More worryingly, there are zero limitations or protections for individuals contemplated under the RFP. This will violate multiple facets of the right to privacy including informational determination, consent, purpose limitation and collection limitation. As stated in the RFP repeatedly the collection is agnostic to purpose and only general guidelines are provided to, “instill nationalistic feelings”, which all to be determined on the, “directions of the Ministry of Information and Broadcasting”. Due to concerns, illegalities and affronts to the fundamental right to privacy a notice was sent by the Internet Freedom Foundation calling on the Government to cease this project immediately.

Need for a data protection law

“Traditionally, power was what was seen, what was shown, and what was manifested…Disciplinary power, on the other hand, is exercised through its invisibility; at the same time it imposes on those whom it subjects a principle of compulsory visibility. In discipline, it is the subjects who have to be seen. Their visibility assures the hold of the power that is exercised over them. It is this fact of being constantly seen, of being able always to be seen, that maintains the disciplined individual in his subjection.”

Michel Foucault, Discipline and Punish: The Birth of the Prison (1975)

The Social Media Communications Hub is symptomatic of the desire of government to exercise power over individuals. Given that personal data can be used in a digital environment to determine allowances, entitlements and functionality, people need to be put back in control through a user rights focused data protection law. One attempt to articulate this in the form of a civil society model draft the Indian Privacy Code, 2018 under the SaveOurPrivacy campaign which is being supported by the Internet Freedom Foundation. This draft expressly states that it will apply equally to government as well as private companies. One of the core features of this citizen’s draft is that it articulates seven core principles which put individuals at the centre of a data protection law. This is then articulated and applied through doctrines such as purpose limitation, necessity and proportionality. These doctrines of data protection would be applied by a regulatory body such as the Privacy Commission which would be empowered to pass orders and restrain misconceived programs such as the Social Media Communications Hub.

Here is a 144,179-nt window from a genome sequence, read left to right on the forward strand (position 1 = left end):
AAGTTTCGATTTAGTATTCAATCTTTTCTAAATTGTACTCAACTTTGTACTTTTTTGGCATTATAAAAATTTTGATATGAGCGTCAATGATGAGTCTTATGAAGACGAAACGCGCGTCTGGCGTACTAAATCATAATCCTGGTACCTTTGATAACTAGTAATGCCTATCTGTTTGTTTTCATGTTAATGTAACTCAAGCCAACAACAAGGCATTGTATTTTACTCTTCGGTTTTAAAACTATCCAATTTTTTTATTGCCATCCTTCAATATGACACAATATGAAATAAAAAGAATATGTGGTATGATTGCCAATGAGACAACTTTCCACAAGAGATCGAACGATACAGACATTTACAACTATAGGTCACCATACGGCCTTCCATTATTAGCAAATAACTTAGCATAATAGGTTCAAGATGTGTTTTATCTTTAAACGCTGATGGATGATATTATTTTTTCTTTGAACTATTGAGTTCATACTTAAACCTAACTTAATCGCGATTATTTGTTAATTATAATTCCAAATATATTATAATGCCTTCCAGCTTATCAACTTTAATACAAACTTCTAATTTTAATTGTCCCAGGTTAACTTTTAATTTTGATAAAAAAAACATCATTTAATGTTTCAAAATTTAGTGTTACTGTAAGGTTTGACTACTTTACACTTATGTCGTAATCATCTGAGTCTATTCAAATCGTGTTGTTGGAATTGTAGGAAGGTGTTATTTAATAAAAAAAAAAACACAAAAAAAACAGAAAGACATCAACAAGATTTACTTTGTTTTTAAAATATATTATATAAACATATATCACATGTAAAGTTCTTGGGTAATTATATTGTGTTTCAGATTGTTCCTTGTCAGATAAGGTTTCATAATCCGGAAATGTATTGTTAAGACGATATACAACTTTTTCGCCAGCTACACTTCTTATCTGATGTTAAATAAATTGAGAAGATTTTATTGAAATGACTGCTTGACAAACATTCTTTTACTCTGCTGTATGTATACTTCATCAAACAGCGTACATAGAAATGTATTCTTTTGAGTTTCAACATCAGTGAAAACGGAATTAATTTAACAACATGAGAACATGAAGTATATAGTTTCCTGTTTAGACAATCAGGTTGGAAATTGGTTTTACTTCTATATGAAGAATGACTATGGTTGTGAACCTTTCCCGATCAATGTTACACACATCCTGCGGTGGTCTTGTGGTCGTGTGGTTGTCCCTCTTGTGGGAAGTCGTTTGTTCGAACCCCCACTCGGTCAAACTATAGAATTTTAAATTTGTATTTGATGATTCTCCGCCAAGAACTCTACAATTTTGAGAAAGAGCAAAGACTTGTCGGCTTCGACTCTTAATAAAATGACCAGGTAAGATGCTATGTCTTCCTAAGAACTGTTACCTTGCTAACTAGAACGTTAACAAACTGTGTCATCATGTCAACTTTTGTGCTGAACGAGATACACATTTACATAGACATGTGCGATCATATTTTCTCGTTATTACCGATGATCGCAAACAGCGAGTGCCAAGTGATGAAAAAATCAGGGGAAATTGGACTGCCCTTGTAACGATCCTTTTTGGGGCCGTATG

Without such a credible data protection law we run the risk of being trapped into cycles of episodic outrage than working towards credible policy solutions. Many government programs are made with the best intentions for greater social order but undermine individual rights. Here rests an important lesson.

Jeremy Bentham’s panopticon through a devilish architecture was also proposed by him out of paternal state care rather than forms of oppression. Similar supervisory architecture was proposed for kindergartens, old age homes and mental health institutions. These were astutely analysed by Michel Foucault as a system of policing bodies, by creating an architecture of power over which people have little or no control. It is plain to see that the social media communication hub despite the best of intentions of the Government will be nothing more than an instrument to police our minds. India urgently requires a user rights based data protection and privacy law to halt such programmes which are challenging the republican and democratic basis of our society.

(An edited version of this article was published on June 10, 2018 in the Deccan Herald)